There was an article from Sydney Morning Herald last
week about further development on the Penrhyn Estuary.
On Sunday I counted 4 overstaying Red-necked Stints
among many Double-banded Sandplovers. Also a
Bar-tailed Godwit in breeding plumage.
It was not only dogs and children that had caused
disturbance to the roosting waders. Even a couple who
strolled on the beach walked right through the sand
bank and had dispersed all the small waders that were
Looks like the site will be gone in near future. What
Port Botany muscles in on sensitive expansion site
Email Print Normal font Large font Sherrill Nixon
Urban Affairs Editor
June 28, 2006
AdvertisementPORT BOTANY'S second stage of expansion
should be to the north of the port, close to the
already fragile Penrhyn Estuary, says an expert panel
that has chosen the cheapest but most environmentally
The panel's report recommends that a fifth berth be
built at the northern end of the $750 million,
51-hectare, four-berth port expansion announced by the
Premier, Morris Iemma, last October.
The "northern option" would cost only $36 million,
compared with options to the east and west of the
stage-one expansion which would have cost more than
The experts said the northern expansion was best
because it would allow more freight to be carried in
and out of the port by rail, required the least
roadworks and was most likely to attract a third
stevedoring company to compete against the present
operators, Patrick and P & O Ports.
But it came with a "small environmental trade-off",
said the report's authors, the consultants Ron Finlay
and Robert Gillespie.
That trade-off includes poorer water quality in the
Penrhyn Estuary because the extended terminal would
increase the time it took to flush the waterway. It
would also reduce access for migratory birds because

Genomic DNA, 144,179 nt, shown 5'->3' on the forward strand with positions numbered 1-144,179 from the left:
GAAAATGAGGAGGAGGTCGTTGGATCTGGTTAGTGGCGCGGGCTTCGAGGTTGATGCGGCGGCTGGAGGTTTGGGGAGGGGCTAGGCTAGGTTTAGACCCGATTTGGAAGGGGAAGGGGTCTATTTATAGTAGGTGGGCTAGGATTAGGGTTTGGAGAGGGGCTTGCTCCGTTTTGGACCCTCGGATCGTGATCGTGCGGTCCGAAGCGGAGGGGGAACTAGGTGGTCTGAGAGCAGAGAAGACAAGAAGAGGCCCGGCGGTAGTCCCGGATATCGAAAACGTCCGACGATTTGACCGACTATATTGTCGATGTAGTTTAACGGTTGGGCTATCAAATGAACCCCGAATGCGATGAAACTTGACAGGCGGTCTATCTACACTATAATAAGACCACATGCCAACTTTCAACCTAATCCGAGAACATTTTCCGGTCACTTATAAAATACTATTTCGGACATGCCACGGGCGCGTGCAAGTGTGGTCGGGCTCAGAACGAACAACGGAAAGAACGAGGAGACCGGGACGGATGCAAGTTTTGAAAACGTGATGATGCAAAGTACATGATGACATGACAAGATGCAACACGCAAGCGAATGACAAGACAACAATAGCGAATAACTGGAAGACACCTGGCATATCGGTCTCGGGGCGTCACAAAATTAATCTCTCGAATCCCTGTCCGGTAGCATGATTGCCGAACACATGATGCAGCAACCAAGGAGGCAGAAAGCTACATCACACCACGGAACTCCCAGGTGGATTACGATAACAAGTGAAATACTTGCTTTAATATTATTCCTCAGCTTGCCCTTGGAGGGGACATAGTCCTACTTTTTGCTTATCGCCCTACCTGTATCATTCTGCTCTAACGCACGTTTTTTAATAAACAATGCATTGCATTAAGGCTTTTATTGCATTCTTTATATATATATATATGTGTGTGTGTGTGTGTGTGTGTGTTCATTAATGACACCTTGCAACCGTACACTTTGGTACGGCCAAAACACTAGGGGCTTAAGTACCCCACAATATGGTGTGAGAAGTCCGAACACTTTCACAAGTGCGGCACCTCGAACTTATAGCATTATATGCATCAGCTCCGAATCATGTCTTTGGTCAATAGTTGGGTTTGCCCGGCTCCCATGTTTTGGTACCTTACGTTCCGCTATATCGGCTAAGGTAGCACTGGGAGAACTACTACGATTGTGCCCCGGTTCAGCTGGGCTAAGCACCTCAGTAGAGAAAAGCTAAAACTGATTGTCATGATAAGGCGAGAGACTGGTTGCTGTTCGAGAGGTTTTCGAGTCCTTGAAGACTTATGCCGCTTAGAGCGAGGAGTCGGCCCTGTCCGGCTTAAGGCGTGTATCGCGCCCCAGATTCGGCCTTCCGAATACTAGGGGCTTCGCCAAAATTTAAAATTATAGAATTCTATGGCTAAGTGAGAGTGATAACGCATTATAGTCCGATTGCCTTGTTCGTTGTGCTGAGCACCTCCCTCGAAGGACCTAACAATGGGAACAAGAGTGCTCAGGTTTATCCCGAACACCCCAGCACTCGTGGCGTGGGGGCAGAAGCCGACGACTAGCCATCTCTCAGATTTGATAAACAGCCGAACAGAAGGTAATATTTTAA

the channel they fly through would be narrowed.
The northern option also had the greatest visual
impact from the residential area near Foreshore Beach
but this was not significant, the report said.
The estuary is already under siege, with the toxic
plume from the Orica chemical plant creeping within
100 metres and damage caused by erosion.
Sydney Ports included the northern option in its
original expansion plan about five years ago but the
State Government would not support the entire
expansion at once after concerns were raised about its
effect on the environment and traffic.
In February, the Minister for Planning, Frank Sartor,
set up the expert panel to consider the best location
for the second stage.
The total expansion, the first berth of which is
expected to begin operation in 2010 or 2011, is
designed to cater for a near tripling of activity, to
3.2 million containers a year, by 2025.
Nancy Hillier, of the community group Botany
Environment Watch, said Botany residents opposed the
whole expansion because of the massive increase in
traffic and the environmental damage that would
"We don't see anywhere where it's proven that the
fifth berth is needed," Mrs Hillier said. "The noise,
the air pollution, the dredging will be closer now to
the shoreline ¡K if they want to build that part, they
have got to compensate the residents for medical fees
because of the noise and the stress from both the
construction and the operation of it.
"The Penrhyn Estuary is in a very fragile state right
now because of what has happened in the past. It needs
to be nurtured, not vandalised."
The City of Botany Bay is most concerned about the
extra traffic that will be generated by the increased
port activity, which it expects will be compounded by
a proposed retail development at nearby Sydney
It says the State Government and Sydney Ports have
failed to conduct a traffic study to assess the
cumulative effect of developments in the area.
The public is invited to make a submission on the
expert report by July 4.
Do You Yahoo!?
Tired of spam? Yahoo! Mail has the best spam protection around
To unsubscribe from this mailing list,
send the message:
(in the body of the message, with no Subject line)